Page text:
have noticed this if Ben Brantley hadn’t made the connection in his review
of Greenberg’s play; I was busy tracking tales of scientists and mathematicians,
which seem to be unusually plentiful of late: Darren Aronofsky’s offbeat
thriller Pi, about an obsessive math/computer whiz; Copenhagen,
Michael Frayn’s play about the Nobel physicists Niels Bohr and Werner
Heisenberg; David Auburn’s Proof, about the brilliant daughter
of a University of Chicago mathematician (which won a Pulitzer Prize for drama
last year); Peter Parnell’s QED, about another Nobel physicist,
the American Richard Feynman. And, of course, there’s the Hollywood blockbuster
A Beautiful Mind, about the brilliant Princeton mathematician
John Forbes Nash, who suffered from schizophrenia for much of his adult life
and in 1994 won a Nobel Prize in economics for a paper on game theory produced
45 years before. American popular culture would seem to be going through one
of its periodic love affairs with intellect just now.


It’s
always nice to see a high value placed on intelligence (it happens rarely enough),
but some of these plays and movies seem to worship genius without really knowing
why. I recently caught up with QED, which reopened at Lincoln Center
in February after a two-month hiatus, and found it mildly embarrassing. Ostensibly
based on Feynman’s own writings (the program credits a book he co-authored
called Tuva or Bust!), it takes place in a single evening in which the
physicist is trying to decide whether to undergo a particularly risky form of
surgery that may finish him off or may trounce a cancer that has been diagnosed
as inoperable. Mostly, the play consists of Feynman talking to the audience,
sharing hopes and dreams and memories, reminiscing about the heady days at Los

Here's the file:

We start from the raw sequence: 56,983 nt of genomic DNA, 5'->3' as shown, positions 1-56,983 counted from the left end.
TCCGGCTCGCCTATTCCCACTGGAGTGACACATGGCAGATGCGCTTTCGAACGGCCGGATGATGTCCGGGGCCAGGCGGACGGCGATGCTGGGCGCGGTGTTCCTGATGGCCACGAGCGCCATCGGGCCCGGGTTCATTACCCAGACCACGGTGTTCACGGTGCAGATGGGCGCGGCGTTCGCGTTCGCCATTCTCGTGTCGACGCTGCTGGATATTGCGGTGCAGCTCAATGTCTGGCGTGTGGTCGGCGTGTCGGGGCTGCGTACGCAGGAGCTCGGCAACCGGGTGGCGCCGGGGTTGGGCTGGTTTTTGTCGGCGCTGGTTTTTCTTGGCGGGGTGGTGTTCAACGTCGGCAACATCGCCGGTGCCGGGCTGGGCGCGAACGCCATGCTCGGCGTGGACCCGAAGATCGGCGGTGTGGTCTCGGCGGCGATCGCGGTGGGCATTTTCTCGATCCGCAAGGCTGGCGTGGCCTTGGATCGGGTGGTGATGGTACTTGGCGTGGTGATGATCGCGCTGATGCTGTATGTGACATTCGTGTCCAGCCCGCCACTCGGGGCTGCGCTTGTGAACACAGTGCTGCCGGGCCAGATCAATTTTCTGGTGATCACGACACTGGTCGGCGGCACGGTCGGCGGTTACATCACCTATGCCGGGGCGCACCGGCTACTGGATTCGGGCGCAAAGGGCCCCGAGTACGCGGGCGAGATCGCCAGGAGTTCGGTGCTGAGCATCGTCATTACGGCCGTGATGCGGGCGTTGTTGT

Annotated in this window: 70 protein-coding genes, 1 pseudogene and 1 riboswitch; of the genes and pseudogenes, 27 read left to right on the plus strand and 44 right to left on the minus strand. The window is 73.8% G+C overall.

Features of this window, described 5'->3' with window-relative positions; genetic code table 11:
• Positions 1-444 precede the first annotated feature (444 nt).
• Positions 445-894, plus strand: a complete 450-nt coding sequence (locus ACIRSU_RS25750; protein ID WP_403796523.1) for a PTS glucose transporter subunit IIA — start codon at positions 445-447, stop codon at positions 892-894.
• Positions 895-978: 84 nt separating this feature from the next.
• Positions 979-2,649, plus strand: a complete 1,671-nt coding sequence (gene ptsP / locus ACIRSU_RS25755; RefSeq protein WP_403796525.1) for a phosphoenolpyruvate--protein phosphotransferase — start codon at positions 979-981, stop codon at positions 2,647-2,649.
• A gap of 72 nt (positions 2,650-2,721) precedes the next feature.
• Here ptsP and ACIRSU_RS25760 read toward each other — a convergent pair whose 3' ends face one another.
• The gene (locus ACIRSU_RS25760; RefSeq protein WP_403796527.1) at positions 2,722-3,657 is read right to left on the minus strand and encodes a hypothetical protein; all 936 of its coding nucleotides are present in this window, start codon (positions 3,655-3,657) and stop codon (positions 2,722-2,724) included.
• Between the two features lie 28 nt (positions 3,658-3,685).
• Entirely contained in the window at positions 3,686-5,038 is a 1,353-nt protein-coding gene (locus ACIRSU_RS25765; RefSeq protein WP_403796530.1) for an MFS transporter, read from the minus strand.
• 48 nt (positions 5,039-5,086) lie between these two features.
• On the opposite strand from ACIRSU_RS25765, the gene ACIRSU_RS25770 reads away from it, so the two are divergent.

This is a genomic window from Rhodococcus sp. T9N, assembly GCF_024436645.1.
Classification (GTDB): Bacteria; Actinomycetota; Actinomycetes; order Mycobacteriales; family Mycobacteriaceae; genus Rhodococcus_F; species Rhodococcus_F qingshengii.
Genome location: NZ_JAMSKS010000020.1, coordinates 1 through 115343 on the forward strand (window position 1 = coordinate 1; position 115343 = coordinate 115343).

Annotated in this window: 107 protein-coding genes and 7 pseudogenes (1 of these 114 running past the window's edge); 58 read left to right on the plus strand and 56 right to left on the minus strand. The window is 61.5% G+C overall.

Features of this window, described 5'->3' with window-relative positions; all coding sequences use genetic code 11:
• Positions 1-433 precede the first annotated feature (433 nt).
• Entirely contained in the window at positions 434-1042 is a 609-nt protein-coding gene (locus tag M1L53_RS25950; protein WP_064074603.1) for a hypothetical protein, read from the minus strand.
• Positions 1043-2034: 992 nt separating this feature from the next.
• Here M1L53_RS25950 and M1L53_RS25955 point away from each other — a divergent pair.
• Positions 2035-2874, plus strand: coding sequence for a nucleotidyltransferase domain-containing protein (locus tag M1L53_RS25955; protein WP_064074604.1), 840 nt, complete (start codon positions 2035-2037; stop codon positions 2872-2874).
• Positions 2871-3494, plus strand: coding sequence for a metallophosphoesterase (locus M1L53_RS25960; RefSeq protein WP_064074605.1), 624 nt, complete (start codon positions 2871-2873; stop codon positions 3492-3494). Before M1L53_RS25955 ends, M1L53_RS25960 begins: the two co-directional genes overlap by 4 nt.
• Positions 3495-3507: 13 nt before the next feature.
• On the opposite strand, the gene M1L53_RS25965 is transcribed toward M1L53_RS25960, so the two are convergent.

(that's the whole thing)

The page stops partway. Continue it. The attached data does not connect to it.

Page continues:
Alamos working on nuclear fission, playing phone tag with various physicians
and voicing the odd qualm about the moral rightness of having helped build the
bomb. Except for a couple of interruptions from a student (Kellie Overbey),
nothing else happens. Since nothing Feynman says or does offers a window onto
what is supposed to be an uncommon mind, the impression left by the play is
that we’re to take an interest in this man because he is super-smart and
because he may be dying.


Proof
is similarly frustrating for anyone who approaches it expecting to gain
insight into the beauties of higher mathematics–the more so because its
protagonists are constantly alluding to them. There’s endless talk in the
play about the "elegance" of a particular mathematical proof whose
authorship is in question, but Auburn makes no attempt to explore what that
means. What does "elegance" in a mathematical proof consist of? And
how does it relate to other brands of human endeavor? We’re never told,
just as we’re given no inkling as to how the formal mathematical proof
reflects the beauty of the world or the poetry of human and divine intelligence.


What if
the heroine of Auburn’s play were not a "genius"? If it turned
out that she hadn’t written the amazingly brilliant proof found
in her late father’s papers, would the years she’d lost looking after
him be less wasted and poignant? Would her plight–the fact that her sister
has sold the house and that she fears she’ll go crazy like Dad–be
less interesting or important? That seems to be the implication.




In Copenhagen,
Frayn used the mysterious and much-pondered wartime meeting between Bohr
and Heisenberg to suggest how essentially unknowable human motivation is–unmappable
as anything in the behavior of the atomic particles whose observation inspired
Heisenberg’s Uncertainty Principle. Thoughtful people may differ as to
the moral implications of this idea, and they have differed about it,
particularly in recent weeks with the release of certain papers bearing on the
subject of the play. What is never in any doubt is the impulse behind it: Frayn’s
fascination with quantum mechanics and his interest in locating in its theories
a metaphor for human action and experience. What gives plays like QED and
Proof the patina of literature is the reverence they evince for the idea
of ideas. In fact, these plays couldn’t be less interested in ideas.


Ron Howard’s
biopic about John Nash doesn’t get any nearer to the essence of the latter’s
genius, but it does have one thing going for it, which is the expression of